• 18 AUG 17
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    People who regularly groom their pubic hair at risk of injuries

    "A quarter of Americans are injured and hospitalized by tidying up ‘down there’," the Mail Online reports. The headline is prompted by a survey which asked 7,570 adults about pubic hair removal and "grooming" (such as waxing). The researchers found that removing all pubic hair, and frequent hair removal, were most likely to cause injuries.

    • 17 AUG 17
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    ‘Alternative cancer therapies’ may increase your risk of death

    "Cancer patients who use alternative medicine more than twice as likely to die," is the stark message from The Independent. Researchers found that people who chose alternative medicine instead of conventional cancer treatments were much less likely to survive for at least five years. Conventional treatments included surgery, radiotherapy, chemotherapy or hormone treatments. The research only

    • 16 AUG 17
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    ‘Fat but fit’ people may still be at risk of heart disease

    "Concept of being ‘fit but fat’ is a myth, researchers say," ITV News reports after a Europe-wide study looked at associations between body weight, metabolic health and heart disease. The term "fat but fit" is used to describe people who are overweight or obese but don’t have any of the symptoms of metabolic syndrome. This

    • 15 AUG 17
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    Reports that antibacterials in pregnancy are ‘harmful’ unfounded

    "Warning to pregnant women, don’t use antibacterial soap! Chemicals in the products can make children fat and disrupt their development," is the alarming, yet entirely unsupported, headline from the Mail Online. US researchers wanted to see if pregnant mice exposed to the chemical triclocarban (TCC), previously used in a wide range of soaps and lotions

    • 12 AUG 17
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    Gene editing brings pig organ transplant closer

    "Gene editing to remove viruses brings transplant organs from pigs a step closer," The Guardian reports after researchers used the new CRIPSR gene editing technique. CRIPSR acts like a set of molecular scissors that can cut out potentially harmful infectious genes. Despite the difference in size and shape, many of the pig’s internal organs are

    • 11 AUG 17
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    Vitamin B3 found in Marmite not proven to prevent miscarriage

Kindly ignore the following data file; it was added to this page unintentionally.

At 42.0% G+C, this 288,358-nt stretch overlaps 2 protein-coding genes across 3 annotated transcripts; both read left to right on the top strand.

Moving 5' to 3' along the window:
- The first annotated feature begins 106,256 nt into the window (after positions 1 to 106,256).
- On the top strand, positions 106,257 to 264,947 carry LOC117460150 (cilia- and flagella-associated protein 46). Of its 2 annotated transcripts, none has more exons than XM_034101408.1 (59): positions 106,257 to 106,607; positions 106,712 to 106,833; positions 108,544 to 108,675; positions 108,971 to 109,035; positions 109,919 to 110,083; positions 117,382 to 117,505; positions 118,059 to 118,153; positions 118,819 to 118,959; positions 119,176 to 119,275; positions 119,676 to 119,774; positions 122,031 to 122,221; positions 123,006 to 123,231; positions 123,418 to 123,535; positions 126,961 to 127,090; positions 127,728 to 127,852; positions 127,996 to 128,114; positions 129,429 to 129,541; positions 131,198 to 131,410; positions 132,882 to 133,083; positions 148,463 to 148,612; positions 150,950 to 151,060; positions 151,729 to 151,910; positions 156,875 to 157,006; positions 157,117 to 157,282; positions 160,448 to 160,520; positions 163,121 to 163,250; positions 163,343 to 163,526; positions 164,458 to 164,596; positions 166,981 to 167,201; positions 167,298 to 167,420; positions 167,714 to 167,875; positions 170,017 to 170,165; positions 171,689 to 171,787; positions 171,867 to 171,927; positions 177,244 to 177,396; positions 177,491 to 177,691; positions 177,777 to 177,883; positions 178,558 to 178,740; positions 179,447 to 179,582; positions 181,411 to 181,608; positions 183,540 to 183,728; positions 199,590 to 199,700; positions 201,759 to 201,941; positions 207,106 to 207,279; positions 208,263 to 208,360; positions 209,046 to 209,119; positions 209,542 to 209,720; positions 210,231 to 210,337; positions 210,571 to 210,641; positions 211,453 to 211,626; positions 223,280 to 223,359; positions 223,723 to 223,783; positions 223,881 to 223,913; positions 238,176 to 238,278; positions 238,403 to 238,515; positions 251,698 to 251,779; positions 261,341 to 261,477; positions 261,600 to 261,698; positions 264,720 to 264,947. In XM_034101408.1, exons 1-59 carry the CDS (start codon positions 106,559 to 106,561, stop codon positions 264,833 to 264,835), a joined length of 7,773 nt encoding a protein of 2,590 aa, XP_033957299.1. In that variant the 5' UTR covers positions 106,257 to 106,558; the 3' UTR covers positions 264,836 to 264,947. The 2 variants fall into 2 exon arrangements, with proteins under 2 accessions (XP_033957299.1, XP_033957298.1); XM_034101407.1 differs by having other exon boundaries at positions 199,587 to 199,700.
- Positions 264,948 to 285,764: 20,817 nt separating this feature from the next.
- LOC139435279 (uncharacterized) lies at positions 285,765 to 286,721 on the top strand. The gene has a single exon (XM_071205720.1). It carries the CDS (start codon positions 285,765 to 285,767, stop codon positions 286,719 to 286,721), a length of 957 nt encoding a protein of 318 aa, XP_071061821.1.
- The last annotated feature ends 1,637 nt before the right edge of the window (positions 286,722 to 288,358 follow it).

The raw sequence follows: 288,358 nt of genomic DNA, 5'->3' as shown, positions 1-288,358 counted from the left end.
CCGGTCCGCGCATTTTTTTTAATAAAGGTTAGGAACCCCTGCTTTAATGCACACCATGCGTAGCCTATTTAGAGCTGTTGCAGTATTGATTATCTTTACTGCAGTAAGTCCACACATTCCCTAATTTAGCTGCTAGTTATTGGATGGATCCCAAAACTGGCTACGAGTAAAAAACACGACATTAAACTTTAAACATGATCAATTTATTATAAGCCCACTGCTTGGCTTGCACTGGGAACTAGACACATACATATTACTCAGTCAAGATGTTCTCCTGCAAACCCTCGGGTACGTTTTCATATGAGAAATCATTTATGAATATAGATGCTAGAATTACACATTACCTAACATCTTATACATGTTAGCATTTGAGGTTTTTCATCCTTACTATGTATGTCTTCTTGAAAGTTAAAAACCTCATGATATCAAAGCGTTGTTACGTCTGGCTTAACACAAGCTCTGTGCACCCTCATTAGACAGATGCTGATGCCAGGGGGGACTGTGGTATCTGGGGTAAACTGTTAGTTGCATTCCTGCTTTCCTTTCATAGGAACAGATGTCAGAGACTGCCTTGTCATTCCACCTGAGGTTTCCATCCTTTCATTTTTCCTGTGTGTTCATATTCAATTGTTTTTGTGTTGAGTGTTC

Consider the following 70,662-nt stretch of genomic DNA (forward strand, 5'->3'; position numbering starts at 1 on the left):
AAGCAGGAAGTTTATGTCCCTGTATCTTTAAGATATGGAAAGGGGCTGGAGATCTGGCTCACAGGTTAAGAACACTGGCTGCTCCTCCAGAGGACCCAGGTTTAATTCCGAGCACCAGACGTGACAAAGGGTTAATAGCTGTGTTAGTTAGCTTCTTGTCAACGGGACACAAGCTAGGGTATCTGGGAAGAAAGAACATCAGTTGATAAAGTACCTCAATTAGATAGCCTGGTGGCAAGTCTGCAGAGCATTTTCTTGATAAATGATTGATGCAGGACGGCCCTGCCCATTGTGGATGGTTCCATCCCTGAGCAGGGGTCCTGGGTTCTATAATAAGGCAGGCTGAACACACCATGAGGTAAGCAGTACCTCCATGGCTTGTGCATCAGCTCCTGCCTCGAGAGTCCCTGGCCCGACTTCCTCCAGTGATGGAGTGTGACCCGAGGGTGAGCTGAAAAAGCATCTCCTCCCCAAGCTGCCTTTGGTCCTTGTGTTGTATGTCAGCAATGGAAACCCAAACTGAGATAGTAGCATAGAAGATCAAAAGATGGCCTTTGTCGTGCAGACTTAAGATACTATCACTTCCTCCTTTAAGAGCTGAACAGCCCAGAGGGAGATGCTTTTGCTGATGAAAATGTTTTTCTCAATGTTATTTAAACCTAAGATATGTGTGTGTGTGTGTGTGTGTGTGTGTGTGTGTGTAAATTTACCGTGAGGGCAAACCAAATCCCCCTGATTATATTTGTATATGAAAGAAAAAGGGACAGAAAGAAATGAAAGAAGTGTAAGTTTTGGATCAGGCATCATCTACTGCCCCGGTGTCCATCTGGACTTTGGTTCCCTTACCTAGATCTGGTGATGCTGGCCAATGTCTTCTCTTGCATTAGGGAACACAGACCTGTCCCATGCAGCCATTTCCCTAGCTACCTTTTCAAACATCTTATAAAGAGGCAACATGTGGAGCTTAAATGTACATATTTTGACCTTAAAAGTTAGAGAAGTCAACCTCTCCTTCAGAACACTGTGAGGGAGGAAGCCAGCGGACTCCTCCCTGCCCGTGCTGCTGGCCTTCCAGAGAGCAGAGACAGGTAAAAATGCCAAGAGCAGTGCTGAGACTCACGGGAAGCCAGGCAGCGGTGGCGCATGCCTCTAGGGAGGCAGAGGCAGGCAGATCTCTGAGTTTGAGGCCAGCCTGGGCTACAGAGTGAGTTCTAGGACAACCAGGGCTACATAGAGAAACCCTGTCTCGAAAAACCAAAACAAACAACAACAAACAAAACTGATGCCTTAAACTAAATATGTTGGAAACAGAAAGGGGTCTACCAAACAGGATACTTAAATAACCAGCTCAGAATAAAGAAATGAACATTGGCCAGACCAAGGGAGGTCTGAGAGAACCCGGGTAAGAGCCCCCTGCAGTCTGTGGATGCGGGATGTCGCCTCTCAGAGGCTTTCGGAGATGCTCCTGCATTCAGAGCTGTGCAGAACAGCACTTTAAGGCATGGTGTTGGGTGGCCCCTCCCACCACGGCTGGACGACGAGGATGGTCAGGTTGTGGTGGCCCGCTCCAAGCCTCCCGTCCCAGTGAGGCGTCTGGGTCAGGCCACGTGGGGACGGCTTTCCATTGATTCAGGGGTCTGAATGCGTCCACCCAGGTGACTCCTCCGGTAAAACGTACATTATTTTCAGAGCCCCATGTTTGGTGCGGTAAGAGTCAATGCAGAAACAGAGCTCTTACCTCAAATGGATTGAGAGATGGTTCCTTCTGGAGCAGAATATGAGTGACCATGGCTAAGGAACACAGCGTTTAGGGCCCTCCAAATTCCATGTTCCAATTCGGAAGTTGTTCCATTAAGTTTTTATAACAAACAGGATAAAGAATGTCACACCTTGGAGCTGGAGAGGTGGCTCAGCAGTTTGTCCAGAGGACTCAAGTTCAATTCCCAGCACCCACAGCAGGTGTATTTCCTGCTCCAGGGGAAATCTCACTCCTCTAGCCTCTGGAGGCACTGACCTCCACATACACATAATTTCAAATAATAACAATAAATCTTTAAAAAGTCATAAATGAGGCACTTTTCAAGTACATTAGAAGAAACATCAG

"Like it or loathe it, but Marmite could help prevent millions of miscarriages and birth defects around the world," is the overly optimistic headline in The Daily Telegraph. The news is based on research into just four families who have children with birth defects, with three of the families also having had miscarriages. Researchers sequenced

    • 10 AUG 17
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    Saliva ‘may speed healing’ but ‘kissing it better’ probably won’t

    "Kissing it better really works: Saliva found to have properties that help speed up the healing process," reports the Mail Online. Researchers in Chile investigated how human saliva may help wounds to heal more efficiently. They used lab-grown skin cells and fertilised chicken eggs to see how a protein found in saliva, histatin-1, affects the

    • 10 AUG 17
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    ‘Exercise pill’ could potentially help people with heart failure

    "Pill that mimics effects of going to the gym could transform lives of heart failure patients," the Daily Mirror reports. While the news sounds promising, it is important to make clear the research involved rodents, not people. Heart failure is when the heart is unable to pump blood around the body properly. It fails to meet

    • 09 AUG 17
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    Software used to screen social media photos for depression signs

    "The images you put up on Instagram could be used to diagnose if you’re depressed," the Mail Online reports. Researchers attempted to see if computer-driven image recognition could diagnose depression based on the form and content of people’s posts on Instagram, a social media photo sharing site. They looked at more than 43,000 images from

    • 08 AUG 17
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    Alcohol linked to an increased risk of skin cancer

    "Drinking just one glass of beer or wine a day could give you skin cancer, scientists have warned," the Mail Online reports. Researchers pooled the results of previous studies and found a small, but significant, association between alcohol consumption and non-melanoma skin cancers. The most common of these types of cancer are squamous cell and